Early DeNiro film casts him as a New York film editor working on a documentary about Nixon and spending a weekend with rich friends Warren and Mickey. Crawford enters their lives and proceeds to disrupt everyone
Robert De Niro,
An offbeat, episodic film about three friends, Paul, a shy love-seeker, Lloyd, a vibrant conspiracy nut, and Jon, an aspiring filmmaker and peeping tom. The film satirizes free-love, the ... See full summary »
Brian De Palma
Robert De Niro,
Marcus (Michael Brandon), a nice, rich, Jewish boy from New York, meets and falls in love with Jennifer (Tippy Walker), a girl from Oyster Bay, while they are both in Venice. He follows her... See full summary »
This is the funny story about two warring Mafia gangs in New York. The weaker gang use incredibly a lion to blackmail the opposite gang's "clients". The police succeeds to stop one of the gang, while the other remain without the Boss.
Jo Van Fleet
Bob Letellier, a good looking rich kid who studies science, makes the acquaintance of Alain, a cynical and immoral young man. The latter introduces him to the existentialist circles of Saint-Germain-des-Prés. Bob is invited to a party and becomes Clo's lover, a rich heiress.
A psychological gangster film based on fact. Machine gun totin' Ma Barker lead her family gang (her sons) on a crime spree in the Depression era. Her loyal brood have every perversion ... See full summary »
Marcel Carné ,who was once one of the finest directors France had ever had ("les enfants du paradis",to name but one)was having a bad time during the sixties.He was ceaselessly criticized by the new wave.Instead of filming in his own and brilliant way,he tried to ape his persecutors."Les tricheurs" was his first attempt in that direction and it wasn't bad.But "trois chambres à Manhattan " hit rock bottom.A vague Simenon adapted screenplay ,a dirty cinematography,two prestigious actors and he might think the job was done.But he tried so hard to sound like the big boys of the new wave pack that he became some kind of caricature of it.Maurice Ronet tried here to do a second "feu follet" (Louis Malle) and his relationship with Girardot was so uninteresting that weren't it for the actors one would give up after fifteen minutes.Most of the time,it's an endless dialogue between the two leads who get the lion's share on the screen.Genevieve Page,for instance ,is hardly given five minutes in the prologue.The same goes for Roland Lesaffre's implausible pilot.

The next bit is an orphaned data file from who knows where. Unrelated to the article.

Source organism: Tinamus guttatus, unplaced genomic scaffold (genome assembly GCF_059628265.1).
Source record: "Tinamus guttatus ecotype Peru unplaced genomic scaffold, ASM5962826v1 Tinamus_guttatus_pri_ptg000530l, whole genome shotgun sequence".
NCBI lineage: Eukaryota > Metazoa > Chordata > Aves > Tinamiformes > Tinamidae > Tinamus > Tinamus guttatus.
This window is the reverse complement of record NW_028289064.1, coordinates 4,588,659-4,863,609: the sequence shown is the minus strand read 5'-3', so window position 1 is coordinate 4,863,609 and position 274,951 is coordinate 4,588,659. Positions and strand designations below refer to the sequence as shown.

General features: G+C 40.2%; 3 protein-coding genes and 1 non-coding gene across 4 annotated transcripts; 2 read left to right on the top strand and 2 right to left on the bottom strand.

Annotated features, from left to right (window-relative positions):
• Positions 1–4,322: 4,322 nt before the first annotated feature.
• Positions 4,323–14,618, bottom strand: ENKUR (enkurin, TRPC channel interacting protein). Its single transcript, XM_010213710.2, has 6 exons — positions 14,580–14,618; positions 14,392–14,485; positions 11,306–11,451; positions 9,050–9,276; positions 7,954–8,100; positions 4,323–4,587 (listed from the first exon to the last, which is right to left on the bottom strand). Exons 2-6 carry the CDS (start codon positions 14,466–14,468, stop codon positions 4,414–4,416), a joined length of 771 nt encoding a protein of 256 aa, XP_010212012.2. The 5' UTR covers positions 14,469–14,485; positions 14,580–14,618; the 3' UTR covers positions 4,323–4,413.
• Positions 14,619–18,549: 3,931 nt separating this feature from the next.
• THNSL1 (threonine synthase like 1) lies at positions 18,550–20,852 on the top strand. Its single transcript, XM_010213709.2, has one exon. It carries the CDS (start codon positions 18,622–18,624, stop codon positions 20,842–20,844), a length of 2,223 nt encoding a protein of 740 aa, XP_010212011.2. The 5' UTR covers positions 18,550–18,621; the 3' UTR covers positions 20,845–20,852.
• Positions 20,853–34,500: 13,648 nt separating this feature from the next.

That was bad ,but Marcel Carné was to sink even lower afterwards.You'd better go back to those 1936-1945 years ,when he was at his peak.
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